The target markets for these MPCs vary according to the particular flavor of the community. They are attracting broad age ranges, from millennials to baby boomers, the developers say. Active seniors are attracted to all-ages communities, as well as to age-restricted 55-and-older neighborhoods integrated into communities. As market pressures continue to escalate—with the rising population increasing housing demand and prices, triggering a shortage of affordable housing—a couple of the MPC developers have built affordable housing off site in response to incentives, and one, Great Park Neighborhoods, as a key aspect of its community’s diversity, is developing homes on site that are affordable to lower-income households.

“Land is so expensive, and construction costs so high, the only way to provide product is to go to higher densities—such as 20 to 30 units per acre—to bring down the per-unit land cost and provide a more attainable cost,” says Reeb. “But even with that, starter homes are in the $400,000-to-$600,000 range for a two- to three-bedroom, two-and-a-half-bath home. We see that in all four of these MPCs.”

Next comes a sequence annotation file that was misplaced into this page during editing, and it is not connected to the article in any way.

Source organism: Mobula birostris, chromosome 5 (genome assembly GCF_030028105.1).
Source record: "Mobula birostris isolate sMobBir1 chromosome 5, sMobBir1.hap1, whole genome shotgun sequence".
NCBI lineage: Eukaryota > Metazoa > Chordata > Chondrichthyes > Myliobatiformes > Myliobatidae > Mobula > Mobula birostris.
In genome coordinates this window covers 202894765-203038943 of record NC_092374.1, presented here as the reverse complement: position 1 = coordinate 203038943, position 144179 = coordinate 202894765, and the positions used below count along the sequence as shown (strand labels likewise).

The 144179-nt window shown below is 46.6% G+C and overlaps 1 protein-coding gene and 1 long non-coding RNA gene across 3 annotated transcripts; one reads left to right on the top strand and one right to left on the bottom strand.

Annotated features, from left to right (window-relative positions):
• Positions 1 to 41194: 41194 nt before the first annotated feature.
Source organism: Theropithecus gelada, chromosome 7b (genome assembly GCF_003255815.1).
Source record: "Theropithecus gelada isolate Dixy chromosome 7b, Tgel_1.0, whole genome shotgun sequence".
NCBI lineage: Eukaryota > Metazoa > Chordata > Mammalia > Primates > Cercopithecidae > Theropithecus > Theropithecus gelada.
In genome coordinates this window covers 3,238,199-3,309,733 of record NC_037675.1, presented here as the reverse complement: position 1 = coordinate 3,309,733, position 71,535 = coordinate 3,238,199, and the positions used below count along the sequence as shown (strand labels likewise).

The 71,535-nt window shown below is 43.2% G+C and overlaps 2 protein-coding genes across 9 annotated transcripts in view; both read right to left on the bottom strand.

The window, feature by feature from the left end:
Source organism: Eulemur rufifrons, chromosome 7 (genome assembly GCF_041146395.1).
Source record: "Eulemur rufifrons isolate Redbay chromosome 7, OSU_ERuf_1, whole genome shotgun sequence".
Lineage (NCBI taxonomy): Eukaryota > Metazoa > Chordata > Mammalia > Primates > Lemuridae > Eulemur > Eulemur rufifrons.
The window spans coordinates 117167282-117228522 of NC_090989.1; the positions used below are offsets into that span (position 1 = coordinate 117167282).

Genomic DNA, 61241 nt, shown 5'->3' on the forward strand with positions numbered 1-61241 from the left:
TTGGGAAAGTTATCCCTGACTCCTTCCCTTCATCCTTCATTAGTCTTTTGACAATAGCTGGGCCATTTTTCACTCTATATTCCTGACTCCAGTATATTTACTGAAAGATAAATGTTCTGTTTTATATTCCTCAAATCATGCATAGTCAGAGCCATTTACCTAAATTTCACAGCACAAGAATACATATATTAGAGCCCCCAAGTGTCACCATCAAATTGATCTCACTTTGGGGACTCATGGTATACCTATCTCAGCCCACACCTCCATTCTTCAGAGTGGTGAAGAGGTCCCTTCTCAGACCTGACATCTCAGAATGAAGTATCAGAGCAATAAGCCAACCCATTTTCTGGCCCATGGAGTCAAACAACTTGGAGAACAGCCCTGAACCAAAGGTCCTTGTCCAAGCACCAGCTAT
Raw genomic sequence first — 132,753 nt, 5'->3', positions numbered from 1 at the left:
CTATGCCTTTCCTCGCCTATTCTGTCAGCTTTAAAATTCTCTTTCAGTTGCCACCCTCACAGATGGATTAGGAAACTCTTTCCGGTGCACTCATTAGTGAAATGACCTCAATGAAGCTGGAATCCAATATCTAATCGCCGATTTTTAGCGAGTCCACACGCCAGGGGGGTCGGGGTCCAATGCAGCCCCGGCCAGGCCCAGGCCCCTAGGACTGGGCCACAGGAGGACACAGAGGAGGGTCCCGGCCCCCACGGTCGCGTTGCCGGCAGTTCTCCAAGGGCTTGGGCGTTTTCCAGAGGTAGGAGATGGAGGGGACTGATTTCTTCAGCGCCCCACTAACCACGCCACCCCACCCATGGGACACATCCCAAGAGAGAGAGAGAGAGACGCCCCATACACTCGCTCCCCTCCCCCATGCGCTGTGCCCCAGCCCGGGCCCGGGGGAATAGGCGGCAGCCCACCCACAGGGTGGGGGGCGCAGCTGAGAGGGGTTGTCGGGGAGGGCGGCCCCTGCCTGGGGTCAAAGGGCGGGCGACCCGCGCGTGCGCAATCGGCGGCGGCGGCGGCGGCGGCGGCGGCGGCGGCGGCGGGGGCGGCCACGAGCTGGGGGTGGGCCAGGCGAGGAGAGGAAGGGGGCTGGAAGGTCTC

MPCs and builders that offer attached homes are doing very well, says Martin. “They’re building at a price point millennials can afford, with many amenities and social programs, which are attracting them.” In MPCs, buyers “might not want to live wall-to-wall, in dense high-rises,” he says, but are drawn to townhouses and moderately higher-density condominiums placed on “motor courts” with small private yards or rooftop decks and a shared driveway.

The Irvine Championship Soccer Stadium, built and funded by FivePoint for Irvine, is the centerpiece of the 175-acre (71 ha) Great Park Sports Park, a public amenity adjacent to Great Park Neighborhoods. (Tsutsumida Pictures)

What are the specific drivers for these MPCs? Award-winning schools are the top attraction for families. Proximity to jobs is critical, as is easy regionwide access via the freeways. Also important are trails and resort-style amenities such as pools, recreation centers, sports fields, community kitchens, entertainment spaces, and social programming.